Silent Watcher wrote:
Just added 'The Big Combo' and 'Gun Crazy' to the old Netflix queue. And Kafka - I haven't seen that since it came out, I wonder how it'll hold up.
Has anyone seen 'Dark Passage'? Really REALLY weird noir with Bogart and Bacall, where the first half hour is shot all from Bogart's POV, Lady in the Lake style. The studio gave them hell for it because they paid all this money for Bogart and you don't see him for a third of the movie.
damnit...why didn't I discover this place years ago?? I like Dark Passage...aside from the POV thing, it's interesting as (I read this somewhere - trying not to place a spoiler in here) some of what Bogart's character did was contrary to what Hollywood code allowed at the time. I can't recall the reason as to why it was allowed a pass, so to speak.
Anyone seen "The Dark Corner"? Clifton Webb and Lucille Ball - really nice noir as well and great to see Ball in a role far removed from what everyone remembers her for....
I've watched "Dark Passage" a few times since I first read this thread, it's a very underrated gem, directed by Delmer Daves, based on a noir story written by David Goodis, which is even darker and pessimistic than the movie starred by Bogart and Bacall. The novel's original title was "The Dark Road", and after reading the galleys, Humphrey Bogart sent them to producer Jerry Wald with a note urging Warner Bros. to adapt them into a film for him and his wife, Lauren Bacall. Goodis objected to the studio imposing a happy ending on Dark Passage, with the final scene showing Bogart’s romantic reunion with Bacall in a coastal town in Peru.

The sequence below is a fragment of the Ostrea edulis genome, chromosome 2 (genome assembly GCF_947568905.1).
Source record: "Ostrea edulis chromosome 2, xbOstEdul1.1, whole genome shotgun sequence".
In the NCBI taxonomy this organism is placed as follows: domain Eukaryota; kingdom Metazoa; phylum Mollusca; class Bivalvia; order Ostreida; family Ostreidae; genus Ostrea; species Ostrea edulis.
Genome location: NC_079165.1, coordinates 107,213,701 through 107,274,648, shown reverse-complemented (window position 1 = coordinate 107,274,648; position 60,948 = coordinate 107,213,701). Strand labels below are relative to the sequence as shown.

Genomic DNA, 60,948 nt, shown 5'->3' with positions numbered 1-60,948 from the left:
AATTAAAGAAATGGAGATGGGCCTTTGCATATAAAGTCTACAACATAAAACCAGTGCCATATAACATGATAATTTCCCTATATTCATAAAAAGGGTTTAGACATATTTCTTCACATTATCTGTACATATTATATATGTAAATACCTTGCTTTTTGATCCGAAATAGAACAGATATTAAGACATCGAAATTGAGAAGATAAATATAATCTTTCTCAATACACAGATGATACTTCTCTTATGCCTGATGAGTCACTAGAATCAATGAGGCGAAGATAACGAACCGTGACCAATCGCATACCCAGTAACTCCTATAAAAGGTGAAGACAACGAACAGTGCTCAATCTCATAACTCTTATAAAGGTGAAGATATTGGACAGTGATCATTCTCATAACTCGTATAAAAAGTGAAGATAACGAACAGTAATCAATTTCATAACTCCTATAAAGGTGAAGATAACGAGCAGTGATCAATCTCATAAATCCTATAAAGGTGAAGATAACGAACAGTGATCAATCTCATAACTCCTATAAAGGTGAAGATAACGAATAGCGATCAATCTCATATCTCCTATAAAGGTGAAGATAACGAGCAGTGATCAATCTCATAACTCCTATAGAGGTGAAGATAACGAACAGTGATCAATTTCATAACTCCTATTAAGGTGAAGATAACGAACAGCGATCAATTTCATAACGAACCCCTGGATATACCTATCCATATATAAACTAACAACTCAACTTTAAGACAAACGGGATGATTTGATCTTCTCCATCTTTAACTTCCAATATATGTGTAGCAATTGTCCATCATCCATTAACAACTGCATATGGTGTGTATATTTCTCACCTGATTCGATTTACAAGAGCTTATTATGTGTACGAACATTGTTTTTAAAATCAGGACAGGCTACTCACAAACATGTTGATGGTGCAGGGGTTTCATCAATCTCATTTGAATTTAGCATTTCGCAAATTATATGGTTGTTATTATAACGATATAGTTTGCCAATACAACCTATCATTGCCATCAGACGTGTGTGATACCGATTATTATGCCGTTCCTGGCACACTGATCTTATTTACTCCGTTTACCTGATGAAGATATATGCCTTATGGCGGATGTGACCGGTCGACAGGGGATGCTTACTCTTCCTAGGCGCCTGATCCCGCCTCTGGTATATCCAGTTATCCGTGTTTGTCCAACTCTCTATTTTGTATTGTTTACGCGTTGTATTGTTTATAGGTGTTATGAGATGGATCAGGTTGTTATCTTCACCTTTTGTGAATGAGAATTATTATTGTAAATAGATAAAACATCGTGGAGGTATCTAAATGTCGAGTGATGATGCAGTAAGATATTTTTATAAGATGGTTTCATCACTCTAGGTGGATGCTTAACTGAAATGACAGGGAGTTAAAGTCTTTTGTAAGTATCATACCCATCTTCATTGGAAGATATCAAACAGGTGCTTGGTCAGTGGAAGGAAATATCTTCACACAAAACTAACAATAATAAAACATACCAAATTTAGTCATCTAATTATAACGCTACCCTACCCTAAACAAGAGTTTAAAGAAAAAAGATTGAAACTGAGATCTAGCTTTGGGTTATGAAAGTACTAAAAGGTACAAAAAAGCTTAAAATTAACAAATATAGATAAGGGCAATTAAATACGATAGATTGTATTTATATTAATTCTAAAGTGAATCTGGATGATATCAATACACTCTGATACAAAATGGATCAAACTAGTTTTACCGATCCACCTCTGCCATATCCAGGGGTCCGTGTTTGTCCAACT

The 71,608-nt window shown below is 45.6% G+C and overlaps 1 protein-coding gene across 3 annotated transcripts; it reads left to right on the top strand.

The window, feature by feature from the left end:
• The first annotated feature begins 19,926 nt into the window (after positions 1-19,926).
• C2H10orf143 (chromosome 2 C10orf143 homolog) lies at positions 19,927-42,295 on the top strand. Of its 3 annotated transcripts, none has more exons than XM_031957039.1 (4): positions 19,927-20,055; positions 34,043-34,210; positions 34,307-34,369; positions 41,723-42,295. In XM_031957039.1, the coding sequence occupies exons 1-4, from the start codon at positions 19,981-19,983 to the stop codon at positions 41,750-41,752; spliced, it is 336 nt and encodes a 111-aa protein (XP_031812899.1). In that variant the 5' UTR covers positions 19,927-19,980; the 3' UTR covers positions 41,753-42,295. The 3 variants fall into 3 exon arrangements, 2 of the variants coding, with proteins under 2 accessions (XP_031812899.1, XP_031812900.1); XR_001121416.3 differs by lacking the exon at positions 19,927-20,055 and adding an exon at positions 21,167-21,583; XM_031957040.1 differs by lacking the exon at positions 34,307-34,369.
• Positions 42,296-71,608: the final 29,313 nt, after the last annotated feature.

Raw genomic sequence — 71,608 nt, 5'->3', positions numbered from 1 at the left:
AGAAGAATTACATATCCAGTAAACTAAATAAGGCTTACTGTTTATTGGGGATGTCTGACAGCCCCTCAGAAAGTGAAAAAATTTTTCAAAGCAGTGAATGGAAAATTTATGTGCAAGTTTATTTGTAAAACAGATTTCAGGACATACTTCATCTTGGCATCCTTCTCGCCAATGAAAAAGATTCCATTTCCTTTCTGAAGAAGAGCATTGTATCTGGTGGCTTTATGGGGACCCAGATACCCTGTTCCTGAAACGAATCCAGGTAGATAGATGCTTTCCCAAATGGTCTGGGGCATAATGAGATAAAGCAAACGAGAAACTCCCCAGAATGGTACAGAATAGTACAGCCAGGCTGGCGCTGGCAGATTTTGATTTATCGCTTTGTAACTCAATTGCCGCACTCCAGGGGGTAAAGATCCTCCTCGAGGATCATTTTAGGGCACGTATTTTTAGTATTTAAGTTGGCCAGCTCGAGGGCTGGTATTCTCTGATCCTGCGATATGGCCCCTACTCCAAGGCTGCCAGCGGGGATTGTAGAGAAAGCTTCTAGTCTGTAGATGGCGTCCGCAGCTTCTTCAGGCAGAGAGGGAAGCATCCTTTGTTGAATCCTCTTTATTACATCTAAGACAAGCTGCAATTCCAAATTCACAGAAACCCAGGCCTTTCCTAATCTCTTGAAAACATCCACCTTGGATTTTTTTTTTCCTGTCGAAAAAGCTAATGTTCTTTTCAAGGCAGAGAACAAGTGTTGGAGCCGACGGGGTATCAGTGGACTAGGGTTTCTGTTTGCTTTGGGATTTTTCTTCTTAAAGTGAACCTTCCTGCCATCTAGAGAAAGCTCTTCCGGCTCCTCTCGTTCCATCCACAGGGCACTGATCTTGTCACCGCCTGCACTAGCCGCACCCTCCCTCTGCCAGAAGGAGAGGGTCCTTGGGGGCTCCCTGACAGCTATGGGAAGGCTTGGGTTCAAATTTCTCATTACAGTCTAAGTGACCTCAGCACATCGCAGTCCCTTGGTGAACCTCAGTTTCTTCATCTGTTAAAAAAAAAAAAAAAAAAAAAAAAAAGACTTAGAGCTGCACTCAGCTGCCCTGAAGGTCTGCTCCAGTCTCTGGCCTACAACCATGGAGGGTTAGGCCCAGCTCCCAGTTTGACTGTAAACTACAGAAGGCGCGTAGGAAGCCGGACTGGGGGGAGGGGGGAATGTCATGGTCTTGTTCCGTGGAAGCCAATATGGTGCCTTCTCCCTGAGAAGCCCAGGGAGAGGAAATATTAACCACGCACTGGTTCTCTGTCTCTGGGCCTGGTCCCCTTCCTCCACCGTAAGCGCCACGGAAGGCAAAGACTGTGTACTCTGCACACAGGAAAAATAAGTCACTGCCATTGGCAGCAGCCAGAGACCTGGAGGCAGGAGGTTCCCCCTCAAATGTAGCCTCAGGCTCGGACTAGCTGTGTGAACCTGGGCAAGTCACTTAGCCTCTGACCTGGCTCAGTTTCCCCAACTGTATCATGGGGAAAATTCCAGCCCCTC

Even in his relatively more optimistic novels, such as Dark Passage (1946), the sense that there is little hope for a happy future is evident in the opening lines: "It was a tough break. Parry was innocent. On top of that he was a decent sort of guy who never bothered people and wanted to lead a quiet life. But there was too much on the other side and on his side of it there was practically nothing. The jury decided he was guilty". (page 249)
His protagonists were usually passive, sometimes frightened men facing a bleak future. Death was ever-present, and an unrelenting sense of fatalism pervades his stories. Goodis' career followed a similar trajectory, for after briefly enjoying mainstream success as a novelist and screenwriter in the late 1940s, his career quickly faded.
Another of his novels "Nightfall" published in 1947, was adapted ten years later, into the film noir directed by Jacques Tourneur starring Aldo Ray, Brian Keith, and Anne Bancroft.
I made a video featuring scenes starred by Bogart and his female co-stars (Dark Passage appears too): http://www.youtube.com/watch?v=K72ewIskJqs
Last week I won a contest about Humphrey Bogart and I received the Essential DVD's collection, so I'm catching up with his early films in Warner and reading anecdotes behind the scenes:http://jake-weird.blogspot.com/2010/12/my-humphrey-bogart-collection.html